The 39 Steps (1935)


Rating *5*

Directed by Alfred Hitchcock

Written by Charles Bennett and Ian Hay, based on the novel by John Buchan

Starring Robert Donat, Madeleine Carroll, Godfrey Tearle, Lucie Mannheim, Peggy Ashcroft, John Laurie, Helen Haye, Frank Cellier and Wylie Watson

Richard Hanney (Robert Donat) meets a mysterious woman, Annabella Smith (Lucie Mannheim), who tells him of a plot to steal British military secrets. He is wrongly accused of her murder and flees London, taking the Flying Scotsman up to Scotland, searching for evidence to clear his name. Along the way he meets Pamela (Madeleine Carroll), who twice alerts the police to his presence, but is ultimately persuaded to help him.


This 1935 Alfred Hitchcock film was the first adaptation of John Buchan’s 1915 novel and remains one of the most celebrated of all British films. It was ranked fourth in a 1999 British Film Institute survey conducted to find the 100 greatest British films of the 20th century. It is obviously dated, being nearly 75 years old, and a little creaky in places, but it contains many Hitchcockian trademarks and remains a zestful and invigorating 85 minutes, helped in no small part by the screen chemistry of Robert Donat and Madeleine Carroll, two of Britain’s greatest film stars.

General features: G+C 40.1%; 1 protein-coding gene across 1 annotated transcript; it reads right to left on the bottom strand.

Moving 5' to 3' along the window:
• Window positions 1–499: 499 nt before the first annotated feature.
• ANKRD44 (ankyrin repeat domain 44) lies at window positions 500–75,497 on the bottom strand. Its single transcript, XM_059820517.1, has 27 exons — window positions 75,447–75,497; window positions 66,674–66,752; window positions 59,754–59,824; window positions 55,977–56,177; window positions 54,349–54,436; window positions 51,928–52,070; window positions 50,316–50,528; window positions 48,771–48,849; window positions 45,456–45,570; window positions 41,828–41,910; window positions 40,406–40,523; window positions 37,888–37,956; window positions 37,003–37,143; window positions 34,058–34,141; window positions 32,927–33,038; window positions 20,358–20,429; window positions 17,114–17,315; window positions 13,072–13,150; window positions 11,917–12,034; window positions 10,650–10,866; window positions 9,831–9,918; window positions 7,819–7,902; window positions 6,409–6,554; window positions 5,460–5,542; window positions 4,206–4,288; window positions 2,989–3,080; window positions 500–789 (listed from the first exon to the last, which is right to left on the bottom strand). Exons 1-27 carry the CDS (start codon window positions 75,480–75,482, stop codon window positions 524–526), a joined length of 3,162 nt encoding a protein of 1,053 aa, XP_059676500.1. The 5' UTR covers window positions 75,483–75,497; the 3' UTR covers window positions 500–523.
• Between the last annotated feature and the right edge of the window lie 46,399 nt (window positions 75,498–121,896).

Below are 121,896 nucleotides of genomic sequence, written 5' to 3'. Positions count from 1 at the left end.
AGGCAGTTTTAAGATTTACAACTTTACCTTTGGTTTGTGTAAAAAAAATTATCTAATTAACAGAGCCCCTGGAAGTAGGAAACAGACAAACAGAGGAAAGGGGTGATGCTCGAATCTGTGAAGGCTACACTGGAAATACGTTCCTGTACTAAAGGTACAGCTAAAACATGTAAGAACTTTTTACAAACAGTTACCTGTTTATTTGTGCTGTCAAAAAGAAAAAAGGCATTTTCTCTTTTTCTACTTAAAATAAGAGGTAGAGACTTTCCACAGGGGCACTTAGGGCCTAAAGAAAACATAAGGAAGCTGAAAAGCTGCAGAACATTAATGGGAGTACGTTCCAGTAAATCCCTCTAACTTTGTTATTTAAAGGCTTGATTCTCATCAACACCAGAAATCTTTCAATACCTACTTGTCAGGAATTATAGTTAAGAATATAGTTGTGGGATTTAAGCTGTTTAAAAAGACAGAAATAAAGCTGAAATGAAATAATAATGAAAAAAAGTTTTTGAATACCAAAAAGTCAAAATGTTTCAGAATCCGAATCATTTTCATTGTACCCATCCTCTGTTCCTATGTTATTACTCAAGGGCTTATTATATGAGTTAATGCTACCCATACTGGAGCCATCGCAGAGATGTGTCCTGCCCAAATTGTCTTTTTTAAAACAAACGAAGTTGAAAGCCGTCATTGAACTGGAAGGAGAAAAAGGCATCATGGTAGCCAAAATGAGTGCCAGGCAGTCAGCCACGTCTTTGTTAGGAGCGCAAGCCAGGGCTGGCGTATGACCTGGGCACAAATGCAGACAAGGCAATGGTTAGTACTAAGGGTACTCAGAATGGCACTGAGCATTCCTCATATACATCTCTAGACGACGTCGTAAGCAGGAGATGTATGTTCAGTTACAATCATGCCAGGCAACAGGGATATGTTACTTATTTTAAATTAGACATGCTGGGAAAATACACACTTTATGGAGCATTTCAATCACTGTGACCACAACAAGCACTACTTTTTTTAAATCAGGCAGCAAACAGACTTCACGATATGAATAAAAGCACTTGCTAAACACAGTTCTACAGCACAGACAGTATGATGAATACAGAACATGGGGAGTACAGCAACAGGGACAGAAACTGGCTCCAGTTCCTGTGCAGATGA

The Scottish actor John Laurie, who would find fame late in life in the memorable role of Private James Frazer in the much loved long-running BBC comedy series ‘Dad’s Army’, has a small role as a crofter.

Hitchcock planned to reunite Donat and Carroll the following year in his next film, ‘Secret Agent’, but Donat’s health problems meant that the role he was originally cast to play went instead to John Gielgud. Donat, who won the Academy Award for Best Actor in 1939 for his role in ‘Goodbye Mr Chips’, suffered from severe asthma and it affected his career to the degree that he only appeared in twenty films in total. He died in 1958 at the age of 53.

A new BBC production of ‘The 39 Steps’ was broadcast during Christmas 2008, but its leading actor, Rupert Penry-Jones, is no Robert Donat and it proved to be a rather botched and dreary affair.

Review posted 14 February 2009


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